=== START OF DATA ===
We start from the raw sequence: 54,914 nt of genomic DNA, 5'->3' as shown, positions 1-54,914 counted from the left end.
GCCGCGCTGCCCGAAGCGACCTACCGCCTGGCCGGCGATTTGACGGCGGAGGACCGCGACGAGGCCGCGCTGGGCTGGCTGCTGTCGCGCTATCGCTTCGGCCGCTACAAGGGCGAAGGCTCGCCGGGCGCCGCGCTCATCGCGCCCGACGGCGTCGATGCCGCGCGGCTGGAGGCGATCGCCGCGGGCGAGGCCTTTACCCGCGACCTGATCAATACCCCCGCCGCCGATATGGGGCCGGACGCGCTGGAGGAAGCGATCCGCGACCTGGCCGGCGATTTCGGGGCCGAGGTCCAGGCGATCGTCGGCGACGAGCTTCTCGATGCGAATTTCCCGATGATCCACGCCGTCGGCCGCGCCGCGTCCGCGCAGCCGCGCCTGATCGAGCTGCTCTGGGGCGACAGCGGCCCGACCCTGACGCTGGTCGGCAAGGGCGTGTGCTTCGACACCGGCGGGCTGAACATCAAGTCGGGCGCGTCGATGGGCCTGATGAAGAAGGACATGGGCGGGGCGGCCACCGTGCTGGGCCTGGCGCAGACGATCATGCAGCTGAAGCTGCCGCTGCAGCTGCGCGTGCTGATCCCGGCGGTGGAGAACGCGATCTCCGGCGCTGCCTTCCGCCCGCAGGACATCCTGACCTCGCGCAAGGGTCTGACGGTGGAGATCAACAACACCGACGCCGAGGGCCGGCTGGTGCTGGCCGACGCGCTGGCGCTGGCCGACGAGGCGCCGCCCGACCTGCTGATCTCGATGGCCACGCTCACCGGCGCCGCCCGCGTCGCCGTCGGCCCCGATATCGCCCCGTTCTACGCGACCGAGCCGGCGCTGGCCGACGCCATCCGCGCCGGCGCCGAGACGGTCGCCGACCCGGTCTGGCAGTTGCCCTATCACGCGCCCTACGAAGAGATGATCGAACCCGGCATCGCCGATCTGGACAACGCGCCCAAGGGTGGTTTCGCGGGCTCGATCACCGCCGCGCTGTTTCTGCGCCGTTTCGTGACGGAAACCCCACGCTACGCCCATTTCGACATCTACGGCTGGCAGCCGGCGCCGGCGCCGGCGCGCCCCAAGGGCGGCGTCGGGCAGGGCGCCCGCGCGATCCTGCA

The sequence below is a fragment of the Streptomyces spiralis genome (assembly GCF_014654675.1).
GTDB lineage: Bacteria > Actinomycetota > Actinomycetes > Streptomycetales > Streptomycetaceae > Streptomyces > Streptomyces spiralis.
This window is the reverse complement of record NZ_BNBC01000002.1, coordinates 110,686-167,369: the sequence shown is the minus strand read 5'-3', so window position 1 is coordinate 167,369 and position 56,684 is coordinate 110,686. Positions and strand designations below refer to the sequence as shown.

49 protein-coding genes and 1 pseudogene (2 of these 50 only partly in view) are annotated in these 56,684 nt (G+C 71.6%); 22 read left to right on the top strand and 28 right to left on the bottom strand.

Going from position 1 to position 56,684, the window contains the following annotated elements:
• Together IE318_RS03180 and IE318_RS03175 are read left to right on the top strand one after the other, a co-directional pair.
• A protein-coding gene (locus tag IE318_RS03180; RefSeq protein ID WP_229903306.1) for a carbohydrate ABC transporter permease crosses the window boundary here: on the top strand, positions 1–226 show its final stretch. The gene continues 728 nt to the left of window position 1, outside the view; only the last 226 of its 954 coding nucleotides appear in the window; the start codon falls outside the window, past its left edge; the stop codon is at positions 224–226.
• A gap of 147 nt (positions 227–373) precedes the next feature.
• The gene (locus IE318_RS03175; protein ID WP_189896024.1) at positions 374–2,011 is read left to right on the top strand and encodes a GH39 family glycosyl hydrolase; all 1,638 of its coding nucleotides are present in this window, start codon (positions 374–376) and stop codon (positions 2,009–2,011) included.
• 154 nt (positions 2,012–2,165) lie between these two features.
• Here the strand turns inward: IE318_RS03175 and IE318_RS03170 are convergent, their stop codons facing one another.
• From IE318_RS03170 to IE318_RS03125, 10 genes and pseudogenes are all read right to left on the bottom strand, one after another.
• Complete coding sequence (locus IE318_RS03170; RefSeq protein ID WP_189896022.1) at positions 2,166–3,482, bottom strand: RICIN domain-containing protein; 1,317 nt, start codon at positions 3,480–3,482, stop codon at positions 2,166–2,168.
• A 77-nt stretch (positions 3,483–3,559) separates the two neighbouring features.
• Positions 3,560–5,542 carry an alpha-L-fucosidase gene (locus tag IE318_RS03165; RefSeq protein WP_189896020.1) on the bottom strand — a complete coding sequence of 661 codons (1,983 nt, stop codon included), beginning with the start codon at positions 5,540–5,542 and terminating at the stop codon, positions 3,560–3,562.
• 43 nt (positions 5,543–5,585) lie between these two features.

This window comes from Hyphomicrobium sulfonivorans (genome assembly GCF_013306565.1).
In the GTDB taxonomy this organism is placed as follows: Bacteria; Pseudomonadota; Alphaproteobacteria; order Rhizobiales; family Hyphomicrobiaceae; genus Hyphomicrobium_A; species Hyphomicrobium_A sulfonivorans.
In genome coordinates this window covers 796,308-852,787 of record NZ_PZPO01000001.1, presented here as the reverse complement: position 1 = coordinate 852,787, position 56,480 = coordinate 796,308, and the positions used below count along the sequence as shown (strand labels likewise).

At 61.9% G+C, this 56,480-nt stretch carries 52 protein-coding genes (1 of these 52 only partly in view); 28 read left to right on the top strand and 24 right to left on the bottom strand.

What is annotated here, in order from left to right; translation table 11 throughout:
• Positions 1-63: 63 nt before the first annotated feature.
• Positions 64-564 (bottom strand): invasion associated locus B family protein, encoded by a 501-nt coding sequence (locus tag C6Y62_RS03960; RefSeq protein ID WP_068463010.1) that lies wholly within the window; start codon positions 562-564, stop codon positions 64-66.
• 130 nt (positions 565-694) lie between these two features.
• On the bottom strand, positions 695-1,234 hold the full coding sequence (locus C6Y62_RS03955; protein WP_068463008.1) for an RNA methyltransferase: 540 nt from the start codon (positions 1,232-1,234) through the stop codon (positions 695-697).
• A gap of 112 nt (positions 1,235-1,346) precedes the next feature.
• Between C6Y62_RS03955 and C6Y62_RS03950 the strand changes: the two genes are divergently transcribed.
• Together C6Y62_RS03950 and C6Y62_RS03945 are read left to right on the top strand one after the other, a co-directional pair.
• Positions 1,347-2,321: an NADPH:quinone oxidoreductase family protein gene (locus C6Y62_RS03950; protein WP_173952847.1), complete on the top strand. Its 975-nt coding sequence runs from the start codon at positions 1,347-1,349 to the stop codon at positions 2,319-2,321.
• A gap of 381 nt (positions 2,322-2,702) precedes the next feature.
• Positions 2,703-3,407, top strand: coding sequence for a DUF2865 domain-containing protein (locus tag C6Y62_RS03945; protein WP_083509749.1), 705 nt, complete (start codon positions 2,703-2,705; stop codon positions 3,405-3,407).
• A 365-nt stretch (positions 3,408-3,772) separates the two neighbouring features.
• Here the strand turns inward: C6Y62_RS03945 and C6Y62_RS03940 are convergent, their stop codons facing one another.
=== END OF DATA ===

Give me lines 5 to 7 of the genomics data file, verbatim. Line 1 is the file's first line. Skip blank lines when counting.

This window is the reverse complement of record NZ_BNBC01000002.1, coordinates 110,686-167,369: the sequence shown is the minus strand read 5'-3', so window position 1 is coordinate 167,369 and position 56,684 is coordinate 110,686. Positions and strand designations below refer to the sequence as shown.

49 protein-coding genes and 1 pseudogene (2 of these 50 only partly in view) are annotated in these 56,684 nt (G+C 71.6%); 22 read left to right on the top strand and 28 right to left on the bottom strand.

Going from position 1 to position 56,684, the window contains the following annotated elements: